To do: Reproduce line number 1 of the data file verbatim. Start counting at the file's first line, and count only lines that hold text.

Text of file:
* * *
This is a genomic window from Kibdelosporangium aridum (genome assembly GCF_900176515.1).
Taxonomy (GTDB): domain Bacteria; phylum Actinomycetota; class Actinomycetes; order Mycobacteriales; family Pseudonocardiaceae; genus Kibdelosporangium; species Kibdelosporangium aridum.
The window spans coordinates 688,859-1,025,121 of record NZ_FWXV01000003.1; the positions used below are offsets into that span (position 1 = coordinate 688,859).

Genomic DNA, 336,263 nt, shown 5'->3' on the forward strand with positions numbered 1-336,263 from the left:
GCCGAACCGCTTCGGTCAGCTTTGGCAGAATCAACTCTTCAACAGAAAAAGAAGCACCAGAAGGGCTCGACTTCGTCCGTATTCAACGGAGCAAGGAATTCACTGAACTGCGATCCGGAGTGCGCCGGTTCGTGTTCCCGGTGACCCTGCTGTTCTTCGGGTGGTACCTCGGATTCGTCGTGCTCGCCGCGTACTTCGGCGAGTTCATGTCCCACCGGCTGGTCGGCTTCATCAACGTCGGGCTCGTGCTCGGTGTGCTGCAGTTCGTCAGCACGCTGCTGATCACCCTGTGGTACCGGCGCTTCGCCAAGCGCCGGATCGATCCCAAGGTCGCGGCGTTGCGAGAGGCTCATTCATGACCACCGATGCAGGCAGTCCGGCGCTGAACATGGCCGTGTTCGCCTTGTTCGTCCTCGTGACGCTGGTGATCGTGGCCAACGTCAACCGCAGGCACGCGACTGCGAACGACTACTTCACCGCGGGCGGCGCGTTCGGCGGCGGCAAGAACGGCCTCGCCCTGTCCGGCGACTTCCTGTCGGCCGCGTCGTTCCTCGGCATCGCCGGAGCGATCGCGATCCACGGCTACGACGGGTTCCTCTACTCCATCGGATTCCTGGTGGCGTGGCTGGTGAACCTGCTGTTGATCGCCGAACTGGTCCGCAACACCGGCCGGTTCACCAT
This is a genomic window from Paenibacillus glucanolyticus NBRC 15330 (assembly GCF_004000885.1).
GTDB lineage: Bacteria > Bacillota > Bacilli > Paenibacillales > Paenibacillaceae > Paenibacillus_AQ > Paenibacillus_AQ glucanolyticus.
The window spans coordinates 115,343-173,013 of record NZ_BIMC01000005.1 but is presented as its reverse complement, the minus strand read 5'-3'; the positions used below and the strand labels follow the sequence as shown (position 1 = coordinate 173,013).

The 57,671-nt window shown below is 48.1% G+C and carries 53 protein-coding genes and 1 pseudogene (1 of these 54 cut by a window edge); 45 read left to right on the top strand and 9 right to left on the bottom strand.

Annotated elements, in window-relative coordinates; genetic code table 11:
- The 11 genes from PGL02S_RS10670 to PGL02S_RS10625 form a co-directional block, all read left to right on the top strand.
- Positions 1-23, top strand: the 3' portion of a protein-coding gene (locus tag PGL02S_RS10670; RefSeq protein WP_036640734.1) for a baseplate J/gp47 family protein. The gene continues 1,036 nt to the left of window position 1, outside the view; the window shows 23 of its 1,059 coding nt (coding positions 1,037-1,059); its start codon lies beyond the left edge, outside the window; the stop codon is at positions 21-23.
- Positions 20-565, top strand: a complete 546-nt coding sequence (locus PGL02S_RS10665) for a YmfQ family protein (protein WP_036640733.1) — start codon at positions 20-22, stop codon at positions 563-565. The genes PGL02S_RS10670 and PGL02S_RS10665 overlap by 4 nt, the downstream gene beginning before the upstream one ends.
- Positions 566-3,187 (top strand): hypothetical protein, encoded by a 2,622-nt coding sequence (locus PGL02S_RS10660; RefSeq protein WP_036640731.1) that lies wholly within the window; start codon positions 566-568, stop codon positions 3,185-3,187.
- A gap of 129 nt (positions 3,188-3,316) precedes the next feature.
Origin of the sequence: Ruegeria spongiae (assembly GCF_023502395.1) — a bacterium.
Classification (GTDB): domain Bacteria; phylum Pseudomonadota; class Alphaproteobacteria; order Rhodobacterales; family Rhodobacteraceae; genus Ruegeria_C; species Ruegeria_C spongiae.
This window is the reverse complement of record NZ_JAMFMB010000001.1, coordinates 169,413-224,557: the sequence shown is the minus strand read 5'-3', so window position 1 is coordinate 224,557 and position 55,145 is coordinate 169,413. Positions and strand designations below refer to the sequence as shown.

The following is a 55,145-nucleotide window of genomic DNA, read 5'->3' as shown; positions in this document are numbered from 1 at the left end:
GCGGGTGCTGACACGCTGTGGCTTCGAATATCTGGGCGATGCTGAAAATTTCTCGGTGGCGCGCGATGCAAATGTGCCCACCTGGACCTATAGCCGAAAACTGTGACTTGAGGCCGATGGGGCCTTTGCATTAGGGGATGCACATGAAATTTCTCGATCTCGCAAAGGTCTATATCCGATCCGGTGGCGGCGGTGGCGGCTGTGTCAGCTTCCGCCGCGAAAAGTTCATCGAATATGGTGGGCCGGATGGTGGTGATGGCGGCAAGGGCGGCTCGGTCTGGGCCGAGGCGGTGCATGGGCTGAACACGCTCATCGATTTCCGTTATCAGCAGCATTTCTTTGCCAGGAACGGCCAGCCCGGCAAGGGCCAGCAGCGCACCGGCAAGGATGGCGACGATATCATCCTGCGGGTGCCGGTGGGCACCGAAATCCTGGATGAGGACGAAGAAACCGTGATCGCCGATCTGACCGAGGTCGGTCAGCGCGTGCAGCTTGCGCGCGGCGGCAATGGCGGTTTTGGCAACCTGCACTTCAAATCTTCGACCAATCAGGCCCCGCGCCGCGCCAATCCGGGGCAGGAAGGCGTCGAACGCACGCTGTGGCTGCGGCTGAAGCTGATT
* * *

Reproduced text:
This is a genomic window from Kibdelosporangium aridum (genome assembly GCF_900176515.1).